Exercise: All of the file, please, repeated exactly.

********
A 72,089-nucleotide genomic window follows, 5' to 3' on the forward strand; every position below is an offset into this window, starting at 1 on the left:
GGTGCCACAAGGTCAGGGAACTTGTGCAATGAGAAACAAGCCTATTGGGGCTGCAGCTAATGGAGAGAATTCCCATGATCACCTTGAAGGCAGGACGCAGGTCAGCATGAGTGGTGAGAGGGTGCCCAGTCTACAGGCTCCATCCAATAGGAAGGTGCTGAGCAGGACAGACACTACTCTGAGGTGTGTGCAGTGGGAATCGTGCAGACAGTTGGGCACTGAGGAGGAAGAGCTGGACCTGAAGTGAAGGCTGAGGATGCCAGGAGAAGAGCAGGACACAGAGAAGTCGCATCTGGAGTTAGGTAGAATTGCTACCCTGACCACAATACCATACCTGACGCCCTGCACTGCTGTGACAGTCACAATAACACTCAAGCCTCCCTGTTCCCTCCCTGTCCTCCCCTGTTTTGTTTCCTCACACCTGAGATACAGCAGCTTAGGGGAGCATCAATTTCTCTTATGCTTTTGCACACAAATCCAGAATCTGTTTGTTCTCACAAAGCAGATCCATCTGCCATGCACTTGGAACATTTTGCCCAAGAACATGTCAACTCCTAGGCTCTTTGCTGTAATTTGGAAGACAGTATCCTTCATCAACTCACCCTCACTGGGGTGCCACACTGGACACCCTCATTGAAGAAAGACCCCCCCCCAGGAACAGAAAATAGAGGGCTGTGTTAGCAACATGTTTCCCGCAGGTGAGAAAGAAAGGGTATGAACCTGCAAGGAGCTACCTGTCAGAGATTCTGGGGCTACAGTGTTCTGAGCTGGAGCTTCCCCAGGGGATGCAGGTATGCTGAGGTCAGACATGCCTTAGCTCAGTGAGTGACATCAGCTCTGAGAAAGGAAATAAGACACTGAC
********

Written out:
A 72,089-nucleotide genomic window follows, 5' to 3' on the forward strand; every position below is an offset into this window, starting at 1 on the left:
GGTGCCACAAGGTCAGGGAACTTGTGCAATGAGAAACAAGCCTATTGGGGCTGCAGCTAATGGAGAGAATTCCCATGATCACCTTGAAGGCAGGACGCAGGTCAGCATGAGTGGTGAGAGGGTGCCCAGTCTACAGGCTCCATCCAATAGGAAGGTGCTGAGCAGGACAGACACTACTCTGAGGTGTGTGCAGTGGGAATCGTGCAGACAGTTGGGCACTGAGGAGGAAGAGCTGGACCTGAAGTGAAGGCTGAGGATGCCAGGAGAAGAGCAGGACACAGAGAAGTCGCATCTGGAGTTAGGTAGAATTGCTACCCTGACCACAATACCATACCTGACGCCCTGCACTGCTGTGACAGTCACAATAACACTCAAGCCTCCCTGTTCCCTCCCTGTCCTCCCCTGTTTTGTTTCCTCACACCTGAGATACAGCAGCTTAGGGGAGCATCAATTTCTCTTATGCTTTTGCACACAAATCCAGAATCTGTTTGTTCTCACAAAGCAGATCCATCTGCCATGCACTTGGAACATTTTGCCCAAGAACATGTCAACTCCTAGGCTCTTTGCTGTAATTTGGAAGACAGTATCCTTCATCAACTCACCCTCACTGGGGTGCCACACTGGACACCCTCATTGAAGAAAGACCCCCCCCCAGGAACAGAAAATAGAGGGCTGTGTTAGCAACATGTTTCCCGCAGGTGAGAAAGAAAGGGTATGAACCTGCAAGGAGCTACCTGTCAGAGATTCTGGGGCTACAGTGTTCTGAGCTGGAGCTTCCCCAGGGGATGCAGGTATGCTGAGGTCAGACATGCCTTAGCTCAGTGAGTGACATCAGCTCTGAGAAAGGAAATAAGACACTGAC